, Volume 27, Issue 1, pp 71-97

Issue Convergence in Presidential Campaigns

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Abstract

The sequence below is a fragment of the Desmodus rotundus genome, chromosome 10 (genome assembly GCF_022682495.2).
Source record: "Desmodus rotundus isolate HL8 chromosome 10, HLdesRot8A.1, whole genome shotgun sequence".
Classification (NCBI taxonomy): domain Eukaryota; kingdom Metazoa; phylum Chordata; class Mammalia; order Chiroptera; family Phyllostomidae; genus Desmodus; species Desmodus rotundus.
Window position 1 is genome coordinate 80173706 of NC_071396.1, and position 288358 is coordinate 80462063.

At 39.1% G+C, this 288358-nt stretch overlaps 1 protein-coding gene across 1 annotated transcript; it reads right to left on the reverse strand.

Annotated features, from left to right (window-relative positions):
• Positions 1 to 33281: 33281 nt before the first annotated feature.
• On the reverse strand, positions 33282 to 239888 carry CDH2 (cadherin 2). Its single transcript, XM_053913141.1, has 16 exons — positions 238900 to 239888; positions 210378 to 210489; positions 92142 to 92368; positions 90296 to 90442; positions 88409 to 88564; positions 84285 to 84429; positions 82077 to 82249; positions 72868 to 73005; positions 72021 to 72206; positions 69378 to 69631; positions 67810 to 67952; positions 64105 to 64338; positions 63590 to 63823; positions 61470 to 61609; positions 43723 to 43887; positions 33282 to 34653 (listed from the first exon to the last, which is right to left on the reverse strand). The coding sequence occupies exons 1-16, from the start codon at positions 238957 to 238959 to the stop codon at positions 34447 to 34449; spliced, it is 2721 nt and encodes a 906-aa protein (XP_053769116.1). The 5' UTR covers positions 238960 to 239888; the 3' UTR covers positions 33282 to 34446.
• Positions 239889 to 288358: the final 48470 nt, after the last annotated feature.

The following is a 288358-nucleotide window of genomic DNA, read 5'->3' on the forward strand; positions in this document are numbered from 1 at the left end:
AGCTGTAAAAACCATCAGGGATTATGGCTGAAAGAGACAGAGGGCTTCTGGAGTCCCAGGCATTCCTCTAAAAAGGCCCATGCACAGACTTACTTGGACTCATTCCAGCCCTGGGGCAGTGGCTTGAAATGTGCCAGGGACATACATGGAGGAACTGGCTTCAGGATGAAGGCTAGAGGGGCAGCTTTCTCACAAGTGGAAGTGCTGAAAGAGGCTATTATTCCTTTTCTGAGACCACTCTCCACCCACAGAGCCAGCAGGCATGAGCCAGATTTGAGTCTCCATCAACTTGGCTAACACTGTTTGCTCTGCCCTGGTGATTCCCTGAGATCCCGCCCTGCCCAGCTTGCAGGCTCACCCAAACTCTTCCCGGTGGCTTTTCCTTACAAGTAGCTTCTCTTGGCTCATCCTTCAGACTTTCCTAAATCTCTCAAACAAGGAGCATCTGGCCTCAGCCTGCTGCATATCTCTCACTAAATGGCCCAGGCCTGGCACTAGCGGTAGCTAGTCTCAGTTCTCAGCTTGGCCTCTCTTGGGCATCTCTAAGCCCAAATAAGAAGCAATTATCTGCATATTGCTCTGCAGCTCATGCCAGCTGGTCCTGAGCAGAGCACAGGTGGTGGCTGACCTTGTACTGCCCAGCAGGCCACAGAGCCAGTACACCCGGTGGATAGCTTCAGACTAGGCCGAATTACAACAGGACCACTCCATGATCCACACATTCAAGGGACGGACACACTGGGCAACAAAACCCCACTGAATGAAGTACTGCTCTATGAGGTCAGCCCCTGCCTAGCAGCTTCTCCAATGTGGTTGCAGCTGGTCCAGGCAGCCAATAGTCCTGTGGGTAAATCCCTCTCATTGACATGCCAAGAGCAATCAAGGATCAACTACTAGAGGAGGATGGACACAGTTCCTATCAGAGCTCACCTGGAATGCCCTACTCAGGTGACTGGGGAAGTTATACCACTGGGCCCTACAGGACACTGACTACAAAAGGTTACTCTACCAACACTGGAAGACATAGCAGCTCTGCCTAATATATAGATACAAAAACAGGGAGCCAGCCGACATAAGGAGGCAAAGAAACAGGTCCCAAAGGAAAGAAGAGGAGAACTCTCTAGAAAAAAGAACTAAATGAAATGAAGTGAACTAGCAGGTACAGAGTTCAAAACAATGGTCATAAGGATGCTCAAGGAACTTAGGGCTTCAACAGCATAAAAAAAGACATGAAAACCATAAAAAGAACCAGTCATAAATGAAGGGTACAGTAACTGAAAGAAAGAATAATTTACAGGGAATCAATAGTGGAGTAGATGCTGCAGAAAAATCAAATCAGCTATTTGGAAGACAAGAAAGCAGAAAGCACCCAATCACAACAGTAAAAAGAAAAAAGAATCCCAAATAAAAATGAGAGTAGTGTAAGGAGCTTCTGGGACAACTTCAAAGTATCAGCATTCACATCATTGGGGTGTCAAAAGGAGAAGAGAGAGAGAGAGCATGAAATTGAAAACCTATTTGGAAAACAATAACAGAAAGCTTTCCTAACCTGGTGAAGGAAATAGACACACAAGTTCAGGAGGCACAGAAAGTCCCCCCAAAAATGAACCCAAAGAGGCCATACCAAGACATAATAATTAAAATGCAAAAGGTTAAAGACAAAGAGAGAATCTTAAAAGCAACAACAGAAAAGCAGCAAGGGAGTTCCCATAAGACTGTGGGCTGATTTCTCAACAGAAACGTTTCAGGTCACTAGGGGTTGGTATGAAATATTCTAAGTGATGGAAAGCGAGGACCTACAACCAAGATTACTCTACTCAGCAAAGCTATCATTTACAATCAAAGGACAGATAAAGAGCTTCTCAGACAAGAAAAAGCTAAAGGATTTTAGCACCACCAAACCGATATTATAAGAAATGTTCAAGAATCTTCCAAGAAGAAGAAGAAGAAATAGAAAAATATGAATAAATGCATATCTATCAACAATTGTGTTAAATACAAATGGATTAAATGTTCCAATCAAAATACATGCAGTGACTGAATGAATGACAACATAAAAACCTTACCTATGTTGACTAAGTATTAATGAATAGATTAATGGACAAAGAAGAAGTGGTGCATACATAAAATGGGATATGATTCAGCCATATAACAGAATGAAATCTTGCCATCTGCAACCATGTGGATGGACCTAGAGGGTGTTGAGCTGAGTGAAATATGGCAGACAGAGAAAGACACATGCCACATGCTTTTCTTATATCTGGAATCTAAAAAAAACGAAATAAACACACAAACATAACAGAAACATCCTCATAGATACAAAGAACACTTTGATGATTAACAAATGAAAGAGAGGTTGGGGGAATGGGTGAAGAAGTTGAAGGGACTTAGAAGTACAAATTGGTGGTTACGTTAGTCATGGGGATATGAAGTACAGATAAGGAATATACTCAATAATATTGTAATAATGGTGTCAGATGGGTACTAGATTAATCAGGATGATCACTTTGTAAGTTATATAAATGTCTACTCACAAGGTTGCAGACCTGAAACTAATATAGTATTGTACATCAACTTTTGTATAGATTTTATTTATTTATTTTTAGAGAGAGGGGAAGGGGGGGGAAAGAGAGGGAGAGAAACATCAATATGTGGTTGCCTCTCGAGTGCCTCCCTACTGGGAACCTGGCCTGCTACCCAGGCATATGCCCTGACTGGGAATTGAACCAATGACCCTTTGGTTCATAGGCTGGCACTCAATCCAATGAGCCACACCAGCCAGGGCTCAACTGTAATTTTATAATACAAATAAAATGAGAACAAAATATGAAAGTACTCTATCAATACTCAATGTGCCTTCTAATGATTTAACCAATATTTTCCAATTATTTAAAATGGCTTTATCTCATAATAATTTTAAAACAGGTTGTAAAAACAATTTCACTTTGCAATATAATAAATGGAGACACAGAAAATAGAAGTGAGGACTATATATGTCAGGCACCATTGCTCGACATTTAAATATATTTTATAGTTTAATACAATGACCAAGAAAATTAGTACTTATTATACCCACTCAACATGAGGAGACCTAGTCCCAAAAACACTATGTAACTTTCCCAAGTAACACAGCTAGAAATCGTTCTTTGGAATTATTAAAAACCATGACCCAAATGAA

This effort seeks to expand our understanding of the supply-side of the campaign process by investigating how candidate competition for agenda control affects occurrences of issue convergence (the discussion of the same issues by competing candidates) in campaigns for the presidency. More specifically, I integrate hypotheses suggested by extant literature into a framework that captures the factors that motivate presidential candidates’ selection of issues and the factors that affect their decisions to address issues also discussed by their opponents. These hypotheses are tested with duration analysis and data gathered from all available campaign advertisements produced by candidates competing in the 1976 through 1996 presidential elections. The results indicate that occurrences of issue convergences are quite frequent in presidential campaigns and that candidates’ decisions to address the same issues are affected by an issue’s saliency and partisan ownership, as well by changes in the campaign environment.